Physicians who refer patients to mammography screening are affected by their own specialty's guidelines on breast exams -- a phenomenon that patients need to understand to make truly informed decisions about breast cancer screening, wrote the group led by Dr. John Scheel, PhD, from the University of Washington.
"Our findings suggest that physician referral patterns were highly associated with specialty society-specific guidelines," the authors wrote.
Consensus broken down
Since the U.S. Preventive Services Task Force (USPSTF) updated its breast cancer screening recommendations in 2009 -- and reconfirmed them earlier this year -- consensus regarding when screening should start and how often women should be screened has broken down.
Before 2009, the American College of Radiology (ACR), the American Congress of Obstetricians and Gynecologists (ACOG), the American Academy of Family Physicians (AAFP), and the American College of Physicians (ACP) all recommended starting screening at age 40, with an interval of one to two years. But after 2009, the AAFP and the ACP began to advise biennial screening for women 50 to 74 years old, in line with the USPSTF's recommendation. And the American Cancer Society in October 2015 revised its guidance upward to 45.
So have primary care physicians' referral patterns for mammography changed? Definitely, Scheel's group found -- and this matters because these are the physicians women are most likely to encounter first. Screening mammography referral rates decreased by 25% from 2007-2008 to 2011-2012 across all preventative medicine visits for women ages 40 and older, with the most significant referral rate decreases among family and internal medicine physicians (AJR, August 9, 2016).
Transparency is key
Even with differences around when breast cancer screening should start and how frequently it should be conducted, most current recommendations emphasize a personalized approach that relies on "shared decision-making" -- that is, discussion between physicians and their patients about what makes the most sense for the individual woman. But patients may not know that their physicians' mammography referral practices are influenced by their specialty, said corresponding author Dr. Christoph Lee, also from the University of Washington.
Dr. Christoph Lee from the University of Washington.
"Patients need to understand that different specialties have different recommendations, and primary care physicians have to be aware of their own bias and make it clear to their patients when they discuss mammography screening," he told AuntMinnie.com.
Rather than analyzing patient survey data to determine whether women are getting mammograms, Scheel and colleagues investigated the actual referring patterns of physicians using data from the National Ambulatory Medical Care Survey, a nationally representative survey of office-based, outpatient clinic encounters in the U.S. The researchers included 6,496 preventive medicine office visits for women 40 and older between 2007 and 2012.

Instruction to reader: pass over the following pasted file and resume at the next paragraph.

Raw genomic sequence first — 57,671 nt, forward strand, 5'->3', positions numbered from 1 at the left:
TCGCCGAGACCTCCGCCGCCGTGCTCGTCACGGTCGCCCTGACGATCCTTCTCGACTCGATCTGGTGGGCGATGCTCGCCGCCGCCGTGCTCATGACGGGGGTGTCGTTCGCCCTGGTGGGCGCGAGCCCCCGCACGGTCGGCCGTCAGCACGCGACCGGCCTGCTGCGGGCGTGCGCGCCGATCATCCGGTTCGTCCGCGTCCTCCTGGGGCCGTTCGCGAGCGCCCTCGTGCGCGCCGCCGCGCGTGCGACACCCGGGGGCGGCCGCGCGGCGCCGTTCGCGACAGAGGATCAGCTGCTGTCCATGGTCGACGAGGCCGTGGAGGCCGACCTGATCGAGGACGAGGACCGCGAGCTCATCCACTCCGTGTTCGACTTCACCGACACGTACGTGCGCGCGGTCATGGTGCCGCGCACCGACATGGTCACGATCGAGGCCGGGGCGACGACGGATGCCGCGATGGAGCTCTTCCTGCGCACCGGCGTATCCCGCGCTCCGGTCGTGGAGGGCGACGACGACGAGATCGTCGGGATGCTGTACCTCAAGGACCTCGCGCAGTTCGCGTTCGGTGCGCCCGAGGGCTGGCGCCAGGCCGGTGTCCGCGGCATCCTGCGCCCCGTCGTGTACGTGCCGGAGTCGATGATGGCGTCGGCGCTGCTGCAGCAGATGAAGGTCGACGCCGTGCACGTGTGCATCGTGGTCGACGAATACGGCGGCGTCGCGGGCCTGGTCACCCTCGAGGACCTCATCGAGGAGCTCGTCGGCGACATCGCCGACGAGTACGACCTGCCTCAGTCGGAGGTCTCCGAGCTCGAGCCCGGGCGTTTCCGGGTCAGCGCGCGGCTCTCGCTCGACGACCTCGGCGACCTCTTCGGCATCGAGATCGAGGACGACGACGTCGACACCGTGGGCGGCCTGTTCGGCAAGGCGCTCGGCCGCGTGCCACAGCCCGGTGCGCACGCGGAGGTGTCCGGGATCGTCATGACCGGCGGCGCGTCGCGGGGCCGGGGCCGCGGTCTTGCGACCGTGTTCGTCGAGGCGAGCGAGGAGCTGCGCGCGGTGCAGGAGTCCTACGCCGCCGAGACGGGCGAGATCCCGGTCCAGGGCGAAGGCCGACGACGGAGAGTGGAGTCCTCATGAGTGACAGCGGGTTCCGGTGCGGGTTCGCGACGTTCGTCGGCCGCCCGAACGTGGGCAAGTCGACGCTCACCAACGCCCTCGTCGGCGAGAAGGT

Between 2007-2008 and 2011-2012, the overall rate of mammography referrals per 1,000 visits decreased 25%, from 285 to 215 referrals. The largest decrease was among family physicians (from 230 referrals to 128, a 49% change), followed by internal medicine physicians (from 135 referrals to 79, a 46% change). The researchers found no statistically significant change in mammography referral rates among obstetricians or gynecologists.
The referral patterns parallel the guidelines adopted by physician societies, with the AAFP and ACP moving to a screening threshold of 50, while ACOG adheres to 40 as the starting age.
"Although there were significant decreases in referral rates among family physicians and internal medicine physicians commensurate with their specialty societies' recommendations, there was no statistically significant decrease in referral rates observed among obstetricians and gynecologists, whose society continued to recommend more frequent screening," the authors wrote.
They were surprised to find that when they stratified the results by age, the greatest decrease in mammography referral rates was among women 75 and older, followed by women ages 50 to 74. The lowest decline in referral rates was among women 40 to 49 -- for whom most societies recommend shared decision-making between physicians and their patients, the group wrote.
Leveling the field
How can this bias be mitigated, so patients can truly make informed choices about mammography screening? Perhaps physicians should discuss with patients whether they follow their own society's guidelines, Scheel and colleagues suggested.
"An ethical argument can be made that physicians should disclose whether they follow their own society's guidelines regarding routine screening during shared decision-making conversations with their patients and how they may differ from other published recommendations," they wrote. "Primary care physicians should be able to justify their adherence to any particular set of recommendations to patients during these discussions."
In any case, myriad sources and authorities on the issue of routine mammography screening add to the general confusion and controversy regarding the balance between screening's benefits and harms, the authors wrote. So providers need to take responsibility for helping their patients navigate the different recommendations.
"All physicians need to realize that patients are most likely confused, since there are so many different mammography screening recommendations out there," Lee said. "And patients need to know that their physicians are likely influenced by their society's guidelines."
Copyright © 2016 AuntMinnie.com